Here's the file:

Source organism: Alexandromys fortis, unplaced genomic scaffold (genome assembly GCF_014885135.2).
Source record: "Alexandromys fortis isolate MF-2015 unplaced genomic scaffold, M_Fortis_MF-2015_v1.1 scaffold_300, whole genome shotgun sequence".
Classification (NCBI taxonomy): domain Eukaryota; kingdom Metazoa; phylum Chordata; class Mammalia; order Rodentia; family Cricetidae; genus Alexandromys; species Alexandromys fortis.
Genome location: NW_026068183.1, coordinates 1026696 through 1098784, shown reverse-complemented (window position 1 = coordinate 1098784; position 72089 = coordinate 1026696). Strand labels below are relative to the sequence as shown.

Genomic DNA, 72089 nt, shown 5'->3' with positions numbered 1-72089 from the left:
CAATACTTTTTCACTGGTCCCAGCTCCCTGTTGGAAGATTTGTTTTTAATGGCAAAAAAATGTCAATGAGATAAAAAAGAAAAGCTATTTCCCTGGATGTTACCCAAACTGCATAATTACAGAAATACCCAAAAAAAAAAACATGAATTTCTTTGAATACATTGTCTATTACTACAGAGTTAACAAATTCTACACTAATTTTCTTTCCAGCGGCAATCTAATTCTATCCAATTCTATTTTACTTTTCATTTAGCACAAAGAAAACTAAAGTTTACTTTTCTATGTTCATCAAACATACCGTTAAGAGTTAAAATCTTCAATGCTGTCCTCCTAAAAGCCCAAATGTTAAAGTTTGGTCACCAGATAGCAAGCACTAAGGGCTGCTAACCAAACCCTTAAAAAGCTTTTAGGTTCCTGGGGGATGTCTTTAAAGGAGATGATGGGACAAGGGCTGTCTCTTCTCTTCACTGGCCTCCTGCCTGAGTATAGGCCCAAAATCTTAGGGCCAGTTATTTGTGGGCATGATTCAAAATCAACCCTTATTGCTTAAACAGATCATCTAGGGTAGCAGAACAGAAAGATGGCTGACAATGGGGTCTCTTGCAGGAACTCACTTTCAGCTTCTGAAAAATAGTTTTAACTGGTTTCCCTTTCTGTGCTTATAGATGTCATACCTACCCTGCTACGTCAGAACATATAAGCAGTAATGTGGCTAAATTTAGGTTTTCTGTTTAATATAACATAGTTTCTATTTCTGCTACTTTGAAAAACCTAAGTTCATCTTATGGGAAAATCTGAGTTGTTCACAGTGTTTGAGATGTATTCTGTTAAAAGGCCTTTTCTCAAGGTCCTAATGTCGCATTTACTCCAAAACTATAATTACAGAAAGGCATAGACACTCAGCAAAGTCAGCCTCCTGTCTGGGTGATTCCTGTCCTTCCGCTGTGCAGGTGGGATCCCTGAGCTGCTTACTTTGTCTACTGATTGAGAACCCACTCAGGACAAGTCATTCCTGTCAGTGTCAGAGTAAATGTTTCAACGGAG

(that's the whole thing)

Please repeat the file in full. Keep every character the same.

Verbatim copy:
Source organism: Alexandromys fortis, unplaced genomic scaffold (genome assembly GCF_014885135.2).
Source record: "Alexandromys fortis isolate MF-2015 unplaced genomic scaffold, M_Fortis_MF-2015_v1.1 scaffold_300, whole genome shotgun sequence".
Classification (NCBI taxonomy): domain Eukaryota; kingdom Metazoa; phylum Chordata; class Mammalia; order Rodentia; family Cricetidae; genus Alexandromys; species Alexandromys fortis.
Genome location: NW_026068183.1, coordinates 1026696 through 1098784, shown reverse-complemented (window position 1 = coordinate 1098784; position 72089 = coordinate 1026696). Strand labels below are relative to the sequence as shown.

Genomic DNA, 72089 nt, shown 5'->3' with positions numbered 1-72089 from the left:
CAATACTTTTTCACTGGTCCCAGCTCCCTGTTGGAAGATTTGTTTTTAATGGCAAAAAAATGTCAATGAGATAAAAAAGAAAAGCTATTTCCCTGGATGTTACCCAAACTGCATAATTACAGAAATACCCAAAAAAAAAAACATGAATTTCTTTGAATACATTGTCTATTACTACAGAGTTAACAAATTCTACACTAATTTTCTTTCCAGCGGCAATCTAATTCTATCCAATTCTATTTTACTTTTCATTTAGCACAAAGAAAACTAAAGTTTACTTTTCTATGTTCATCAAACATACCGTTAAGAGTTAAAATCTTCAATGCTGTCCTCCTAAAAGCCCAAATGTTAAAGTTTGGTCACCAGATAGCAAGCACTAAGGGCTGCTAACCAAACCCTTAAAAAGCTTTTAGGTTCCTGGGGGATGTCTTTAAAGGAGATGATGGGACAAGGGCTGTCTCTTCTCTTCACTGGCCTCCTGCCTGAGTATAGGCCCAAAATCTTAGGGCCAGTTATTTGTGGGCATGATTCAAAATCAACCCTTATTGCTTAAACAGATCATCTAGGGTAGCAGAACAGAAAGATGGCTGACAATGGGGTCTCTTGCAGGAACTCACTTTCAGCTTCTGAAAAATAGTTTTAACTGGTTTCCCTTTCTGTGCTTATAGATGTCATACCTACCCTGCTACGTCAGAACATATAAGCAGTAATGTGGCTAAATTTAGGTTTTCTGTTTAATATAACATAGTTTCTATTTCTGCTACTTTGAAAAACCTAAGTTCATCTTATGGGAAAATCTGAGTTGTTCACAGTGTTTGAGATGTATTCTGTTAAAAGGCCTTTTCTCAAGGTCCTAATGTCGCATTTACTCCAAAACTATAATTACAGAAAGGCATAGACACTCAGCAAAGTCAGCCTCCTGTCTGGGTGATTCCTGTCCTTCCGCTGTGCAGGTGGGATCCCTGAGCTGCTTACTTTGTCTACTGATTGAGAACCCACTCAGGACAAGTCATTCCTGTCAGTGTCAGAGTAAATGTTTCAACGGAG